Abstract Detail



Conservation Biology

Pischl, Phyllis [1], Burke, Sean [2], Jaeger, Collin [3], Duvall, M [4].

Endangered plants persist in metropolitan (urban) Illinois landscapes.

The loss of biodiversity is a global problem.  The decrease in biodiversity can be attributed to a loss of species and a loss of habitats.  The state of Illinois has little of its natural habitats remaining due to anthropogenic changes caused by agriculture, industry, and urbanization.  The negative effects of urbanization on habitat quality, continuity, and the ability to support native plant communities are particularly well documented.  In contrast the remaining forests, shrublands, and grasslands would be expected to maintain the native plant species.  This study investigates the seed plants at the greatest risk of extirpation in Illinois, the state-listed endangered and threatened species.  The Illinois Endangered Species Protection Board and the Illinois Natural History Survey chronicle the occurrence and distribution of state-listed endangered and threatened species.  The reason the majority of these plant species are listed is due to “restricted habitats or low populations.”  These restricted habitats generally contain unique natural features such as sand dunes or dolomite outcrops not common in the state.  In this research, we extracted the frequency of endangered/threatened species per county from these records.  We also calculated the proportion of land cover per county for anthropogenic, non-anthropogenic, and protected areas.  Using these data, we modeled the distribution of state-listed endangered and threatened seed plants as a function of land cover and human population density.  Unexpectedly, our study revealed that many endangered plant species are located in counties with high levels of human development and population densities.  Note that a high degree of agricultural land cover was negatively associated with the presence of endangered/threatened seed plant species.  The explanation for this could be that unlike agricultural areas, urban areas also contain large proportions of protected land, such as state parks and nature preserves.  We provide statistical evidence that endangered/threatened species are persistent in highly populated areas, given that there are protected lands with adequate habitat for them to grow.  These results underscore the importance of protecting vulnerable habitats essential for maintaining biodiversity.  The role that protected lands play in the conservation of biodiversity is crucial to prevent extirpation of endangered/threatened seed plant species in the state and clearly indicate the value of the continued operation of protected lands in Illinois to maintain biodiversity.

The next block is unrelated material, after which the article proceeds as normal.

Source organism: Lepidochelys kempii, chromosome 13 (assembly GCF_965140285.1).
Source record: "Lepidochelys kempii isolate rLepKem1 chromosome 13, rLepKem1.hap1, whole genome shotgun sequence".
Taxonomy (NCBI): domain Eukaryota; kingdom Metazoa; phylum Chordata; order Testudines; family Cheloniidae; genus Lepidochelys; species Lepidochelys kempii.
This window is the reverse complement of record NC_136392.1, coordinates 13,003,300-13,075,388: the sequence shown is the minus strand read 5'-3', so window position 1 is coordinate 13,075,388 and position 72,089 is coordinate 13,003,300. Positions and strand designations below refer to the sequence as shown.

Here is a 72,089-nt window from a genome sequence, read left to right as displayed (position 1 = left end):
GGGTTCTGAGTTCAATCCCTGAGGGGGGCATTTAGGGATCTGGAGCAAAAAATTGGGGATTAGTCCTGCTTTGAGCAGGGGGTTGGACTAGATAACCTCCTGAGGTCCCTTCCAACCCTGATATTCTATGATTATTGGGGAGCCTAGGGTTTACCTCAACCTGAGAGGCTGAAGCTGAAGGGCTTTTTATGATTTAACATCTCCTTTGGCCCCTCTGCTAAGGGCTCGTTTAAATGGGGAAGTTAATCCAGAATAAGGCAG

1 - Northern Illinois University, Biological Sciences, 1425 W. Lincoln Highway, DeKalb, IL, 60115, United States
2 - Northern Illinois University, Biological Sciences, 1425 W. Lincoln Hwy, DeKalb, IL, 60115, United States
3 - Northern Illinois University, Biological Sciences, 1425 W. Lincoln Highway, DeKalb, IL, 60115, USA
4 - Northern Illinois University, Plant Molecular And Bioinformatics Center And Department Of Biology, 1425 W Lincoln Hwy, Dekalb, IL, 60115, United States

Keywords:
Endangered Species
biodiversity
land cover
protected land
Illinois.

Presentation Type: Oral Paper
Number:
Abstract ID:610
Candidate for Awards:None


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